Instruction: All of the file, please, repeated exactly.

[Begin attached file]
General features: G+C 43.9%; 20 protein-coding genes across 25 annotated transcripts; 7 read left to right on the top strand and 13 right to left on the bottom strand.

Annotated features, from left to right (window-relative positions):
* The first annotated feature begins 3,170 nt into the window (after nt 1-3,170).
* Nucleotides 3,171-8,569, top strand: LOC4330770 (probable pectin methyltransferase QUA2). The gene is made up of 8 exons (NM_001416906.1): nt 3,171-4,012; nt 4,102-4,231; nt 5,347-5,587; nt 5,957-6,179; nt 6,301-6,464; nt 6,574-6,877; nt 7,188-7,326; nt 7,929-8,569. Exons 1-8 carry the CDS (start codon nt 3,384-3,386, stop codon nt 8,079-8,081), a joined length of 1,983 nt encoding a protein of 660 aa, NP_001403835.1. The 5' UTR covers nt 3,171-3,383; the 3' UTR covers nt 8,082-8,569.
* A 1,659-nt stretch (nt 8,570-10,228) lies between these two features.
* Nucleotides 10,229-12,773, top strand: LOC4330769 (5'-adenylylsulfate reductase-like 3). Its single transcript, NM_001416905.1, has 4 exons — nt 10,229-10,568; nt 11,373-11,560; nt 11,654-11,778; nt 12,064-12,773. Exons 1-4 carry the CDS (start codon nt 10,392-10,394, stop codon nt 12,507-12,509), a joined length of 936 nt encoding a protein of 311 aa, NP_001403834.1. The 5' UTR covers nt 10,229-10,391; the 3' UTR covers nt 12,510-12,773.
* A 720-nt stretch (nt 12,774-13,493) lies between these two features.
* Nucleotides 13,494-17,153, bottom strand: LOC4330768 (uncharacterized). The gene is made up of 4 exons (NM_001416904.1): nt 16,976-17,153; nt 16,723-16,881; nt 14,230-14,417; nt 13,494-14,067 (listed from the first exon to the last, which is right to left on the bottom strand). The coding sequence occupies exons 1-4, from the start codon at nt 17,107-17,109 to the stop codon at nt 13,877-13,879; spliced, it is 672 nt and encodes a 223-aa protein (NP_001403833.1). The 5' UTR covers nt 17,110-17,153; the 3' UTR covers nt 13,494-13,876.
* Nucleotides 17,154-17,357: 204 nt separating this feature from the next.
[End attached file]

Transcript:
General features: G+C 43.9%; 20 protein-coding genes across 25 annotated transcripts; 7 read left to right on the top strand and 13 right to left on the bottom strand.

Annotated features, from left to right (window-relative positions):
* The first annotated feature begins 3,170 nt into the window (after nt 1-3,170).
* Nucleotides 3,171-8,569, top strand: LOC4330770 (probable pectin methyltransferase QUA2). The gene is made up of 8 exons (NM_001416906.1): nt 3,171-4,012; nt 4,102-4,231; nt 5,347-5,587; nt 5,957-6,179; nt 6,301-6,464; nt 6,574-6,877; nt 7,188-7,326; nt 7,929-8,569. Exons 1-8 carry the CDS (start codon nt 3,384-3,386, stop codon nt 8,079-8,081), a joined length of 1,983 nt encoding a protein of 660 aa, NP_001403835.1. The 5' UTR covers nt 3,171-3,383; the 3' UTR covers nt 8,082-8,569.
* A 1,659-nt stretch (nt 8,570-10,228) lies between these two features.
* Nucleotides 10,229-12,773, top strand: LOC4330769 (5'-adenylylsulfate reductase-like 3). Its single transcript, NM_001416905.1, has 4 exons — nt 10,229-10,568; nt 11,373-11,560; nt 11,654-11,778; nt 12,064-12,773. Exons 1-4 carry the CDS (start codon nt 10,392-10,394, stop codon nt 12,507-12,509), a joined length of 936 nt encoding a protein of 311 aa, NP_001403834.1. The 5' UTR covers nt 10,229-10,391; the 3' UTR covers nt 12,510-12,773.
* A 720-nt stretch (nt 12,774-13,493) lies between these two features.
* Nucleotides 13,494-17,153, bottom strand: LOC4330768 (uncharacterized). The gene is made up of 4 exons (NM_001416904.1): nt 16,976-17,153; nt 16,723-16,881; nt 14,230-14,417; nt 13,494-14,067 (listed from the first exon to the last, which is right to left on the bottom strand). The coding sequence occupies exons 1-4, from the start codon at nt 17,107-17,109 to the stop codon at nt 13,877-13,879; spliced, it is 672 nt and encodes a 223-aa protein (NP_001403833.1). The 5' UTR covers nt 17,110-17,153; the 3' UTR covers nt 13,494-13,876.
* Nucleotides 17,154-17,357: 204 nt separating this feature from the next.